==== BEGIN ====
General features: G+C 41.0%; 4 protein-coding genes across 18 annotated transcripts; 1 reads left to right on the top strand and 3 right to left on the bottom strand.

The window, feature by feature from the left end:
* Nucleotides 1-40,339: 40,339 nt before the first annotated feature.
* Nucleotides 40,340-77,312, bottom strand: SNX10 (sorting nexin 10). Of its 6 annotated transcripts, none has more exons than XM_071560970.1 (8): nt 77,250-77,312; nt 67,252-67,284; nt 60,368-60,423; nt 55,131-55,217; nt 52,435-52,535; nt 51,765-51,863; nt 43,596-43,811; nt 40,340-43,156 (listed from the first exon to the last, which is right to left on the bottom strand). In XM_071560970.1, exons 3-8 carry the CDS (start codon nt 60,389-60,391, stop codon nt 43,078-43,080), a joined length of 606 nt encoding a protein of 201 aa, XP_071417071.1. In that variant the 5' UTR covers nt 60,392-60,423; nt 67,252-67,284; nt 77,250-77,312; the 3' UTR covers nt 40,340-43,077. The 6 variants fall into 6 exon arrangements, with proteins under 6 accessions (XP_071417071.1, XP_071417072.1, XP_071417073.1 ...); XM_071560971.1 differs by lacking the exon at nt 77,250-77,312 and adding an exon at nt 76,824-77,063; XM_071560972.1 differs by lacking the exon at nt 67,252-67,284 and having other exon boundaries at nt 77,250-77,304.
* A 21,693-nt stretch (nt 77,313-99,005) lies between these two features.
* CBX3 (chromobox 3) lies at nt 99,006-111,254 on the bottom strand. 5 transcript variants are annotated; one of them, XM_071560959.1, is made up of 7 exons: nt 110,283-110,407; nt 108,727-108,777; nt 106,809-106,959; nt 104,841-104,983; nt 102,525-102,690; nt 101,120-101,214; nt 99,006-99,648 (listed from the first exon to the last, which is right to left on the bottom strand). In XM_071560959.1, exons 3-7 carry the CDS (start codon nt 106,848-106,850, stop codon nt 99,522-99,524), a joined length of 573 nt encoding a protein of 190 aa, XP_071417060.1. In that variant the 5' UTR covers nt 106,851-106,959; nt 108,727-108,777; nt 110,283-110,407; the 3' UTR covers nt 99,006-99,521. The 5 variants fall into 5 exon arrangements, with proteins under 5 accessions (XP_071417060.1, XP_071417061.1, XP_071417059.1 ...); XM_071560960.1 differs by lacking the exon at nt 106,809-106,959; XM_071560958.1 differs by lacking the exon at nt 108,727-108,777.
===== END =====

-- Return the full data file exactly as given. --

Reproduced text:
General features: G+C 41.0%; 4 protein-coding genes across 18 annotated transcripts; 1 reads left to right on the top strand and 3 right to left on the bottom strand.

The window, feature by feature from the left end:
* Nucleotides 1-40,339: 40,339 nt before the first annotated feature.
* Nucleotides 40,340-77,312, bottom strand: SNX10 (sorting nexin 10). Of its 6 annotated transcripts, none has more exons than XM_071560970.1 (8): nt 77,250-77,312; nt 67,252-67,284; nt 60,368-60,423; nt 55,131-55,217; nt 52,435-52,535; nt 51,765-51,863; nt 43,596-43,811; nt 40,340-43,156 (listed from the first exon to the last, which is right to left on the bottom strand). In XM_071560970.1, exons 3-8 carry the CDS (start codon nt 60,389-60,391, stop codon nt 43,078-43,080), a joined length of 606 nt encoding a protein of 201 aa, XP_071417071.1. In that variant the 5' UTR covers nt 60,392-60,423; nt 67,252-67,284; nt 77,250-77,312; the 3' UTR covers nt 40,340-43,077. The 6 variants fall into 6 exon arrangements, with proteins under 6 accessions (XP_071417071.1, XP_071417072.1, XP_071417073.1 ...); XM_071560971.1 differs by lacking the exon at nt 77,250-77,312 and adding an exon at nt 76,824-77,063; XM_071560972.1 differs by lacking the exon at nt 67,252-67,284 and having other exon boundaries at nt 77,250-77,304.
* A 21,693-nt stretch (nt 77,313-99,005) lies between these two features.
* CBX3 (chromobox 3) lies at nt 99,006-111,254 on the bottom strand. 5 transcript variants are annotated; one of them, XM_071560959.1, is made up of 7 exons: nt 110,283-110,407; nt 108,727-108,777; nt 106,809-106,959; nt 104,841-104,983; nt 102,525-102,690; nt 101,120-101,214; nt 99,006-99,648 (listed from the first exon to the last, which is right to left on the bottom strand). In XM_071560959.1, exons 3-7 carry the CDS (start codon nt 106,848-106,850, stop codon nt 99,522-99,524), a joined length of 573 nt encoding a protein of 190 aa, XP_071417060.1. In that variant the 5' UTR covers nt 106,851-106,959; nt 108,727-108,777; nt 110,283-110,407; the 3' UTR covers nt 99,006-99,521. The 5 variants fall into 5 exon arrangements, with proteins under 5 accessions (XP_071417060.1, XP_071417061.1, XP_071417059.1 ...); XM_071560960.1 differs by lacking the exon at nt 106,809-106,959; XM_071560958.1 differs by lacking the exon at nt 108,727-108,777.